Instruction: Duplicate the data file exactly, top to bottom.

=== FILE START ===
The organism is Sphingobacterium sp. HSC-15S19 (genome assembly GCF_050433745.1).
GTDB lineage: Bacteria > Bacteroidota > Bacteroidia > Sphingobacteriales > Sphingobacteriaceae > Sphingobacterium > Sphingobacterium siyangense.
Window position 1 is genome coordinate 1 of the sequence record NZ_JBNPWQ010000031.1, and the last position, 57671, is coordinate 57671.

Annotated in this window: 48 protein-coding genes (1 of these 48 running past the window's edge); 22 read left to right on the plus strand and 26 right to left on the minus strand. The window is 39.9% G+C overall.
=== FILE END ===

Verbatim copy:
The organism is Sphingobacterium sp. HSC-15S19 (genome assembly GCF_050433745.1).
GTDB lineage: Bacteria > Bacteroidota > Bacteroidia > Sphingobacteriales > Sphingobacteriaceae > Sphingobacterium > Sphingobacterium siyangense.
Window position 1 is genome coordinate 1 of the sequence record NZ_JBNPWQ010000031.1, and the last position, 57671, is coordinate 57671.

Annotated in this window: 48 protein-coding genes (1 of these 48 running past the window's edge); 22 read left to right on the plus strand and 26 right to left on the minus strand. The window is 39.9% G+C overall.